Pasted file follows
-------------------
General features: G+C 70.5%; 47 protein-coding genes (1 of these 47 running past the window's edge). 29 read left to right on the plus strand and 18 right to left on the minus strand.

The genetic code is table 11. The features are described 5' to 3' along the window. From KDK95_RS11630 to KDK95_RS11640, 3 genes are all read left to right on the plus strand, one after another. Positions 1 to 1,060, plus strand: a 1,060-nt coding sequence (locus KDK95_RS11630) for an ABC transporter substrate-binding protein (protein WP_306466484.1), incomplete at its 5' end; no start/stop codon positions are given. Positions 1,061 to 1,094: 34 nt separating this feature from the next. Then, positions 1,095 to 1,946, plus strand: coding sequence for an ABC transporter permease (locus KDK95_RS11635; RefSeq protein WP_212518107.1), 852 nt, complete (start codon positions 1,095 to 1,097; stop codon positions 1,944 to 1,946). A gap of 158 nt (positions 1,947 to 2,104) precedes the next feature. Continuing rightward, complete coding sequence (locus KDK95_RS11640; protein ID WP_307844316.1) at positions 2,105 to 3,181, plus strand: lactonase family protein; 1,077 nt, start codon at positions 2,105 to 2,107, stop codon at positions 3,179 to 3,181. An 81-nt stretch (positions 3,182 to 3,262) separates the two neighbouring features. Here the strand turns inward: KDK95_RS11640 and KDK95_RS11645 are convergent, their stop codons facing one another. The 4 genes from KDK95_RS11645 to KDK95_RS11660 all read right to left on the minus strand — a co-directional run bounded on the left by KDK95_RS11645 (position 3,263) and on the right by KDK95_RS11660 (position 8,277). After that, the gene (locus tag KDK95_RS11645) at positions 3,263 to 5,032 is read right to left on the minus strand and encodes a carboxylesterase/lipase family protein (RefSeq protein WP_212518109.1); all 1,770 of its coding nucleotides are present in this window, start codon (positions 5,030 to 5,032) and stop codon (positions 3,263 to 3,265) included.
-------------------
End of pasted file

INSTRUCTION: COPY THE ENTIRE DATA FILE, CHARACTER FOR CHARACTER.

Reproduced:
General features: G+C 70.5%; 47 protein-coding genes (1 of these 47 running past the window's edge). 29 read left to right on the plus strand and 18 right to left on the minus strand.

The genetic code is table 11. The features are described 5' to 3' along the window. From KDK95_RS11630 to KDK95_RS11640, 3 genes are all read left to right on the plus strand, one after another. Positions 1 to 1,060, plus strand: a 1,060-nt coding sequence (locus KDK95_RS11630) for an ABC transporter substrate-binding protein (protein WP_306466484.1), incomplete at its 5' end; no start/stop codon positions are given. Positions 1,061 to 1,094: 34 nt separating this feature from the next. Then, positions 1,095 to 1,946, plus strand: coding sequence for an ABC transporter permease (locus KDK95_RS11635; RefSeq protein WP_212518107.1), 852 nt, complete (start codon positions 1,095 to 1,097; stop codon positions 1,944 to 1,946). A gap of 158 nt (positions 1,947 to 2,104) precedes the next feature. Continuing rightward, complete coding sequence (locus KDK95_RS11640; protein ID WP_307844316.1) at positions 2,105 to 3,181, plus strand: lactonase family protein; 1,077 nt, start codon at positions 2,105 to 2,107, stop codon at positions 3,179 to 3,181. An 81-nt stretch (positions 3,182 to 3,262) separates the two neighbouring features. Here the strand turns inward: KDK95_RS11640 and KDK95_RS11645 are convergent, their stop codons facing one another. The 4 genes from KDK95_RS11645 to KDK95_RS11660 all read right to left on the minus strand — a co-directional run bounded on the left by KDK95_RS11645 (position 3,263) and on the right by KDK95_RS11660 (position 8,277). After that, the gene (locus tag KDK95_RS11645) at positions 3,263 to 5,032 is read right to left on the minus strand and encodes a carboxylesterase/lipase family protein (RefSeq protein WP_212518109.1); all 1,770 of its coding nucleotides are present in this window, start codon (positions 5,030 to 5,032) and stop codon (positions 3,263 to 3,265) included.